The BCSWomen Lovelace Colloquium 2015
This year the BCSWomen Lovelace Colloquium was in Edinburgh, on April 9th. This little conference, which I started in Leeds in 2008, has grown quite big now; we had about 150 attendees, and about 75 poster contest entrants. This year the local organiser was the amazing Amy Guy, who came to the conference as an undergraduate back in 2009, and has come back every year to help out. Which is nice:)
Edinburgh is a handsome city and it certainly put on a good show for us; the sky was blue, the University was a superb venue, and all the people we met were friendly. I put up about 55 people in the Edinburgh Central Travelodge, which was perfect for the job: clean, friendly, comfortable, and brilliantly located, about 15 minutes walk from Edinburgh Informatics, our host venue. Also, just around the corner from the castle…
As usual the day had a mixture of talks, student posters, and panel sessions. Our keynote, Kate Ho, kicked us off with an inspirational talk on working on things you love. Here she is with one of the big questions.
Other speakers talked about sentiment analysis, insect robots, and how to stick around for 30 years. The panel session involves people answering any question that the audience wants to ask; for me the highlight was Karen Petrie from Dundee uni who described her confidence boosting playlist. It might be the first time that Meghan Trainor and Lady Gaga have featured in careers advice ever.
The colloquium is an expensive thing to put on because we pay for all student travel: if students get in, we’ll get them to the event. We also pay for some of the speakers and organisers – so travel is by far our largest cost. We wouldn’t be able to do it at all without the support of our sponsors. Our headline sponsor was Google, for the 8th year running. They also sent a speaker, which is great – Google have some awesome women engineers and they send us a different one every year. Marvellous.
Our lunch sponsor was Twitter, Bloomberg sponsored Coffee & Cake, and the Social at the end of the day was covered by Scott Logic. We had additional travel support came from the BCS, Edinburgh University, and SICSA (speaker travel).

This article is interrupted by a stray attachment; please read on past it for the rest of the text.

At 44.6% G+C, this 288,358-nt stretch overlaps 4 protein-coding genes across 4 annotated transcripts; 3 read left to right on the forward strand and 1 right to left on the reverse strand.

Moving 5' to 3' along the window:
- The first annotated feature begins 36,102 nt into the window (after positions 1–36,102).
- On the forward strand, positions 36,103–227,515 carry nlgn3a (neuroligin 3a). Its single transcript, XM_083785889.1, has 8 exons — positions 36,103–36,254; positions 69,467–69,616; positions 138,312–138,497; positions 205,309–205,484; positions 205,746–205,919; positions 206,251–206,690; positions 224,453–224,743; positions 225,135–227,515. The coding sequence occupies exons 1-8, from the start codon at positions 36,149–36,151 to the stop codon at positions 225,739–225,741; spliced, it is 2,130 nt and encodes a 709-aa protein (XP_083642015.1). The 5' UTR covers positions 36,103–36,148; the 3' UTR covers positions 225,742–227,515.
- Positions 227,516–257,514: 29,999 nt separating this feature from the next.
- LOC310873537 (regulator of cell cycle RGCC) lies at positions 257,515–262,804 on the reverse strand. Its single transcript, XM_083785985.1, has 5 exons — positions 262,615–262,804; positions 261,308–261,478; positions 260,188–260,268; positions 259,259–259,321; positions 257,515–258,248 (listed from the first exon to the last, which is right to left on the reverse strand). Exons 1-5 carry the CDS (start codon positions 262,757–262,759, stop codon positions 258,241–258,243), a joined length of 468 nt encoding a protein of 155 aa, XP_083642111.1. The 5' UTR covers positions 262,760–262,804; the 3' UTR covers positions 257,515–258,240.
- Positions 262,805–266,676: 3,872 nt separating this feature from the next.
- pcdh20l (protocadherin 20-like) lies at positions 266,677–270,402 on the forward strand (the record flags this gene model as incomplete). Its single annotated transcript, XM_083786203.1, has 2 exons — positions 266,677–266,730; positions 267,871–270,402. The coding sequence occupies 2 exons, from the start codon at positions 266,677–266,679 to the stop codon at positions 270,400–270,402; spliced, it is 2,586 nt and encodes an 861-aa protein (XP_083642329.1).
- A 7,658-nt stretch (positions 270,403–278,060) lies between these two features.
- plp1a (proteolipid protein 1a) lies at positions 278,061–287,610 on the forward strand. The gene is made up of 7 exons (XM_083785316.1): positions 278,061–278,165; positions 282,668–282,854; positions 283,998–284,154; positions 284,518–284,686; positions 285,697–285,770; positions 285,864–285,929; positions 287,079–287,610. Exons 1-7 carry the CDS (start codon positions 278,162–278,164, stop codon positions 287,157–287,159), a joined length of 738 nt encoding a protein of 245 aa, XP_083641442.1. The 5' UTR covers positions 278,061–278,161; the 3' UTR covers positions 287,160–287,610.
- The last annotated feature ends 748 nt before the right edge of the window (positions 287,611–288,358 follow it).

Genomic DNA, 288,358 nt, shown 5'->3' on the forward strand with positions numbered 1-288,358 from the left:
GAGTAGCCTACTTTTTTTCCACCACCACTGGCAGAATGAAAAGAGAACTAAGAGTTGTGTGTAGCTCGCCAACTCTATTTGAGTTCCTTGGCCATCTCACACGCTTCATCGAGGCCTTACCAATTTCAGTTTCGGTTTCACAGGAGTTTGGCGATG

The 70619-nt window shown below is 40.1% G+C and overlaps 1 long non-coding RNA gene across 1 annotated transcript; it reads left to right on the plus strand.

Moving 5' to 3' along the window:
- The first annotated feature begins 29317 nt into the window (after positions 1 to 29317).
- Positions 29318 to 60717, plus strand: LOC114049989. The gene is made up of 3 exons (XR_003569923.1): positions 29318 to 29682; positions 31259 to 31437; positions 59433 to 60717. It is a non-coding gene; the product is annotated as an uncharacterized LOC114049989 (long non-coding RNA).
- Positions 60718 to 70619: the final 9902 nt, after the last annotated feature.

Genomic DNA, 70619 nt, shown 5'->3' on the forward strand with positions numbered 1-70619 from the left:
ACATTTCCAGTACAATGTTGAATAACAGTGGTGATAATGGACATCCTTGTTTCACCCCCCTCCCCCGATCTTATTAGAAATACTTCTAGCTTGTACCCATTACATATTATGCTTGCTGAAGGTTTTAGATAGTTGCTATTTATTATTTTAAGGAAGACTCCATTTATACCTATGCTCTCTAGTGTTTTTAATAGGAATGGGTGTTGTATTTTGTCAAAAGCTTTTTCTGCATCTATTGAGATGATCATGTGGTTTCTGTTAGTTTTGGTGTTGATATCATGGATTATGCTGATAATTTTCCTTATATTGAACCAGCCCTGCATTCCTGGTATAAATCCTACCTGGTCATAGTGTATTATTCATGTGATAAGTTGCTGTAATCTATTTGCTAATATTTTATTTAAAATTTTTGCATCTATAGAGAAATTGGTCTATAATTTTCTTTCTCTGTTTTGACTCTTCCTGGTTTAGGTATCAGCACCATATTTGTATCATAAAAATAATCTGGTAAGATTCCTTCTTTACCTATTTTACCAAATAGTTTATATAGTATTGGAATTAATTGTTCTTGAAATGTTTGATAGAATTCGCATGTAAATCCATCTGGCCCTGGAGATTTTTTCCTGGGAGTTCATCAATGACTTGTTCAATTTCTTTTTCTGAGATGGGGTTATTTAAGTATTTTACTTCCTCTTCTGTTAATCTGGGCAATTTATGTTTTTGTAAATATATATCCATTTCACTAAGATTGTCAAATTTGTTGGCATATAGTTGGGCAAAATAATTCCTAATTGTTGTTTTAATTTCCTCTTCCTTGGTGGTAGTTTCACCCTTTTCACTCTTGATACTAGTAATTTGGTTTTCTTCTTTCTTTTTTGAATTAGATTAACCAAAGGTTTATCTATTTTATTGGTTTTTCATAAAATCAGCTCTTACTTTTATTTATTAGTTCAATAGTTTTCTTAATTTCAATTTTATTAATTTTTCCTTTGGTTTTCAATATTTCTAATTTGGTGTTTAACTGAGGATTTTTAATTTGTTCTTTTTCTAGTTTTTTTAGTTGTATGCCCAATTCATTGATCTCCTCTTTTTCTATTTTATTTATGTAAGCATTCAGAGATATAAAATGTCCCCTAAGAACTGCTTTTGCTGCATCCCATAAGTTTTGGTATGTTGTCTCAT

In the best first year contest (sponsored by Google) we had:
- 1st place: Summer Jones of Imperial College with “Computational neuroscience – could it eradicate memory loss?”
- 2nd place: Yiota Laperta of Aberystwyth University with “Programming with an Arduino”
In the best second year contest (sponsored by Slack https://slack.com/) we had:
- 1st place: Emily Fay Horner, of Sheffield Hallam University, with “Nanobots: from fiction to reality”
- 2nd place: Lucy Parker of Edinburgh University with “Assistive technology for children with autism spectrum disorders in the classroom”
- An honorable mention also went to Natasha Lee of Bedfordshire University, with a poster on Mainframes and enterprise computing
In the final year student contest (sponsored by EMC http://www.emc.com/careers/index.htm) we had:
- 1st place: Amanda Curry of Heriot-Watt University with “Generating natural route instructions for virtual personal assistants”
- 2nd place was a 3-way tie:
Jade Evans of Aberystwyth University with “Teaching and evaluation of breast radiologists, using computer games theory”
Yazhou Liu of the University of Bath with “Neologisms and idioms: Translators ‘nightmare'”
Jade Woodward of Dundee University with “Let’s help around the kitchen – iPad game for children with autism”
In the MSc student contest (sponsored by JP Morgan http://techcareers.jpmorgan.com/techcareers/emea/home)
- Dhiya Al Saqri of Buckingham University, with a poster entitled “Digitalised Human Body”
The people’s choice prize (sponsored by Interface3 http://www.interface3.com/ ) is voted for by the attendees, and this was won by Emily Wang of Edinburgh for “Koi Pond”, and Milka Horozova of Queen Mary University of London with “Can a robot make this poster”.
We also had some employer stalls – this year they were FDM, Kotikan, UTC Aerospace, VMWare and GCHQ.
Next year: Sheffield. Hosted by Sheffield Hallam uni, with some input from the University of Sheffield. Bring it on!